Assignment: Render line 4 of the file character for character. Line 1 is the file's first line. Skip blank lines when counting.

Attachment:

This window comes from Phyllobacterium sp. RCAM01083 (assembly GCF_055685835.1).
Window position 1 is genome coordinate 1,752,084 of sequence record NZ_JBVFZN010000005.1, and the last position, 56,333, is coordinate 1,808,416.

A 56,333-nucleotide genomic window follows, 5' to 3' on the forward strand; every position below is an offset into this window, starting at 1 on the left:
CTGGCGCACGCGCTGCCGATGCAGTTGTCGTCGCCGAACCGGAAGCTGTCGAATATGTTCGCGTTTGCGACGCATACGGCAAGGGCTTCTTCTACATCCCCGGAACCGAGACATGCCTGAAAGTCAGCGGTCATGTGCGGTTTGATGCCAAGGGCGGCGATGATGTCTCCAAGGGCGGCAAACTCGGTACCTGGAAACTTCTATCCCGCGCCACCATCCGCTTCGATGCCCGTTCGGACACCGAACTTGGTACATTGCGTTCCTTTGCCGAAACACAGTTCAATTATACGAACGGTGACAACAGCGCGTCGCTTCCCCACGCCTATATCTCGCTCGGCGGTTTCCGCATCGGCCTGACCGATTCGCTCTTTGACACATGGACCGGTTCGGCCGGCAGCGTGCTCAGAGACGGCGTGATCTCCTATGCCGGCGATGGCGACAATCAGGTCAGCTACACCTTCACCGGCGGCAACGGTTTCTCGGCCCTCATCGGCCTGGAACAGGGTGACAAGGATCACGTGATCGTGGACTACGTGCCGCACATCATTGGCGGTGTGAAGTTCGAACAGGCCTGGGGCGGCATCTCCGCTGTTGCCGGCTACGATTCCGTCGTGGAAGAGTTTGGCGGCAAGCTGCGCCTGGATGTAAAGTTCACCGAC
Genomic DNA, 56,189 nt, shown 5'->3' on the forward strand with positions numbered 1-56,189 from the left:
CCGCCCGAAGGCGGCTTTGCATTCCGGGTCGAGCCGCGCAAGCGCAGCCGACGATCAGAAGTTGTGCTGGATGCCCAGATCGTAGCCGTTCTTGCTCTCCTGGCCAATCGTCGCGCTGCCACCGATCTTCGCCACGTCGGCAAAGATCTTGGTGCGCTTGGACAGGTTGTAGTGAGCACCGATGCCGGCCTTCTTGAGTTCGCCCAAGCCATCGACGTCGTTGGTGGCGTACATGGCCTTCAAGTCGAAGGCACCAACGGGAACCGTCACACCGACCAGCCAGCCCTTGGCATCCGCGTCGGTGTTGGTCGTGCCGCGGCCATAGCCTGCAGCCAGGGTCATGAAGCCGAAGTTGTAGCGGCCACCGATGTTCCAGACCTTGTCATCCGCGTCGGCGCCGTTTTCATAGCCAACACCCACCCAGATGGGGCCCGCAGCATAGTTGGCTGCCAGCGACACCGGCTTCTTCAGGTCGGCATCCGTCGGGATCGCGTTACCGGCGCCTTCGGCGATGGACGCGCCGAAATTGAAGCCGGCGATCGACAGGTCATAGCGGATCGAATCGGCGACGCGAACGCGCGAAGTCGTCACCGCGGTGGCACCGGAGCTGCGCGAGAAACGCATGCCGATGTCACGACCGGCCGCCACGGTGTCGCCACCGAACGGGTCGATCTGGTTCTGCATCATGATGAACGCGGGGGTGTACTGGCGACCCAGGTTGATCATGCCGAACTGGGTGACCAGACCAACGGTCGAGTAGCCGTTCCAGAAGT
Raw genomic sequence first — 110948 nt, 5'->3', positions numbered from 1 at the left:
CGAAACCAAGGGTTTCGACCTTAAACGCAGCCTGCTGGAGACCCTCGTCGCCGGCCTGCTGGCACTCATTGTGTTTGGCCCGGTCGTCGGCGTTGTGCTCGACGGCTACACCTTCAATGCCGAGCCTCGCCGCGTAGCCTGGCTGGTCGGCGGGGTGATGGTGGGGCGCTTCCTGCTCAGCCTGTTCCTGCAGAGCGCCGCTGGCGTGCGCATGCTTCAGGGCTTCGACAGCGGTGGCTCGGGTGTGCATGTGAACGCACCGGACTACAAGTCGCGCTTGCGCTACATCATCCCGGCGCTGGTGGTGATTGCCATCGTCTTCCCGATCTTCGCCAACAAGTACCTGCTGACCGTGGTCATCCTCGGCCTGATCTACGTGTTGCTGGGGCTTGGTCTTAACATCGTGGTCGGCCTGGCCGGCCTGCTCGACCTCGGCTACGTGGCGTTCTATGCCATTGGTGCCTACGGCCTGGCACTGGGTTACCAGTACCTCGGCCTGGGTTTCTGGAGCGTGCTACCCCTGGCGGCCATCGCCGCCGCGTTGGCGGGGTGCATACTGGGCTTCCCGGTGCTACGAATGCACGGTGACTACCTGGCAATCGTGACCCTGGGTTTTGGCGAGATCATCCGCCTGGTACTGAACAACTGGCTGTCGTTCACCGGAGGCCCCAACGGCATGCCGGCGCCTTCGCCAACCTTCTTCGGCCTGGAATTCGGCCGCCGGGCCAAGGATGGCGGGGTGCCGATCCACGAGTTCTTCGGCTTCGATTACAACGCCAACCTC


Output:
CTGGCGCACGCGCTGCCGATGCAGTTGTCGTCGCCGAACCGGAAGCTGTCGAATATGTTCGCGTTTGCGACGCATACGGCAAGGGCTTCTTCTACATCCCCGGAACCGAGACATGCCTGAAAGTCAGCGGTCATGTGCGGTTTGATGCCAAGGGCGGCGATGATGTCTCCAAGGGCGGCAAACTCGGTACCTGGAAACTTCTATCCCGCGCCACCATCCGCTTCGATGCCCGTTCGGACACCGAACTTGGTACATTGCGTTCCTTTGCCGAAACACAGTTCAATTATACGAACGGTGACAACAGCGCGTCGCTTCCCCACGCCTATATCTCGCTCGGCGGTTTCCGCATCGGCCTGACCGATTCGCTCTTTGACACATGGACCGGTTCGGCCGGCAGCGTGCTCAGAGACGGCGTGATCTCCTATGCCGGCGATGGCGACAATCAGGTCAGCTACACCTTCACCGGCGGCAACGGTTTCTCGGCCCTCATCGGCCTGGAACAGGGTGACAAGGATCACGTGATCGTGGACTACGTGCCGCACATCATTGGCGGTGTGAAGTTCGAACAGGCCTGGGGCGGCATCTCCGCTGTTGCCGGCTACGATTCCGTCGTGGAAGAGTTTGGCGGCAAGCTGCGCCTGGATGTAAAGTTCACCGAC